Soft Matter, 2018, vol 14, 21, pp. 4364-4373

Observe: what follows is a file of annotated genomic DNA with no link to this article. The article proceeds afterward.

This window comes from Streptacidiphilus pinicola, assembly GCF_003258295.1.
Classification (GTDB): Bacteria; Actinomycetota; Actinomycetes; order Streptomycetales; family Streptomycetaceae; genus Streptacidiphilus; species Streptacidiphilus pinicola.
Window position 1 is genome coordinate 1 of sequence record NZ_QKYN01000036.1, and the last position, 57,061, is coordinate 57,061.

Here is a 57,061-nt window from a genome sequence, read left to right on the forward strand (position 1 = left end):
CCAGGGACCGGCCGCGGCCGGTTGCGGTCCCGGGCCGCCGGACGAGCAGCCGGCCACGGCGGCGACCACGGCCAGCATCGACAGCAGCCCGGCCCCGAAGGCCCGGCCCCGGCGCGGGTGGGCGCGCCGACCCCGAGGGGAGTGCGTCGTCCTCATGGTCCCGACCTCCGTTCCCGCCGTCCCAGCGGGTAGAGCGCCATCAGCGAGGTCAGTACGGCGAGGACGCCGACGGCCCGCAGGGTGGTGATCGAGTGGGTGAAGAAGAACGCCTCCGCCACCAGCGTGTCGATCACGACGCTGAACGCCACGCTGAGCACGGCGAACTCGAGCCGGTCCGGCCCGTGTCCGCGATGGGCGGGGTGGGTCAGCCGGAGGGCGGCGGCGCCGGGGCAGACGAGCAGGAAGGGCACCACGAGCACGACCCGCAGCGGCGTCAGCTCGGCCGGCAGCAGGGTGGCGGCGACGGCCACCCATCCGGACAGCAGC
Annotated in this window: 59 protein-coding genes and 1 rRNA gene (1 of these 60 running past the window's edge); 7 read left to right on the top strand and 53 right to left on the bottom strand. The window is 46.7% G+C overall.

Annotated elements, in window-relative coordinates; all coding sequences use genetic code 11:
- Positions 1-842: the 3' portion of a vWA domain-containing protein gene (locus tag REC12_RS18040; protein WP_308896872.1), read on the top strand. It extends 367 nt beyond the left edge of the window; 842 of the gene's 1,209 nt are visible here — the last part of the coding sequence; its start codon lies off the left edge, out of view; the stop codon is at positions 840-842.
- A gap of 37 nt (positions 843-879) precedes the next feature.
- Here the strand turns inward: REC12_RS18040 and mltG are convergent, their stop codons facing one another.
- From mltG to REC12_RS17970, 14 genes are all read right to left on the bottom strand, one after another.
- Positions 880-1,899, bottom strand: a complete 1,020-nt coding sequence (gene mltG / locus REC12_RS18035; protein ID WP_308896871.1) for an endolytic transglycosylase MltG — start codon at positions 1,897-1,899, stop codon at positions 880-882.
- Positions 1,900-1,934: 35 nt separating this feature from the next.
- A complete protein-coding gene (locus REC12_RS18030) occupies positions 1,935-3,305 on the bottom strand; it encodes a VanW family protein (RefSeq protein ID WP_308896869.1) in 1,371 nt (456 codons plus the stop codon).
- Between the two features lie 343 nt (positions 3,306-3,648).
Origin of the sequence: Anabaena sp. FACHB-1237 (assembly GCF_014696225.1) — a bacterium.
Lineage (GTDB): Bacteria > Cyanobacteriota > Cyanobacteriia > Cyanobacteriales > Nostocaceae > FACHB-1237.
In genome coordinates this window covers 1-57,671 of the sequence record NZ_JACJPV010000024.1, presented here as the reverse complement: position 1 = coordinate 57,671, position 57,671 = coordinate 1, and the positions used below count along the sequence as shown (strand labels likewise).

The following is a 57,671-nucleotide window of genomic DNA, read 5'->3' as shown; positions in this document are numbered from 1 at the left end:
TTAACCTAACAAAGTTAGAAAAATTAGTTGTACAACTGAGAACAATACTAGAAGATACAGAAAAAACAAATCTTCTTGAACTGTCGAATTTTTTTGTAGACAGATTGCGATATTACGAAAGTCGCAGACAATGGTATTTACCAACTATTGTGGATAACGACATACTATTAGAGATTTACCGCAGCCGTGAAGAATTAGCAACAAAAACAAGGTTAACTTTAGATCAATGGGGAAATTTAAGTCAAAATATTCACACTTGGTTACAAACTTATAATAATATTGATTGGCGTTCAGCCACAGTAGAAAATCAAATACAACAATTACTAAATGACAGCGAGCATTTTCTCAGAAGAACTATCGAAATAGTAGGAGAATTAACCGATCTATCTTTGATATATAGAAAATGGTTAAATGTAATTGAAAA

Alginate, a polysaccharide that gels in the presence of divalent ions, has been used in the field of regenerative medicine to facilitate cell growth in impaired tissues by providing an artificial bio-surrounding similar to the natural extra cellular matrix (ECM). Here, we present a systematic investigation of the effect of three arginine–glycine–aspartic acid (RGD)-containing peptides, G6KRGDY, A6KRGDY and V6KRGDY, on the physical properties of alginate–peptide hydrogels. Rheology measurements showed that the storage modulus of the alginate–A6KRGDY and alginate–V6KRGDY gels is an order of magnitude higher than that of the alginate–G6KRGDY gel. Small angle X-ray scattering (SAXS) measurements suggest that the difference in the mechanical properties of the gels is due to the formation of larger peptide junction zones in addition to the ones formed by calcium ions. These findings indicate that the peptides’ ability to self-assemble in aqueous solution is a significant factor in tuning the stiffness of the alginate/peptide hybrid hydrogels.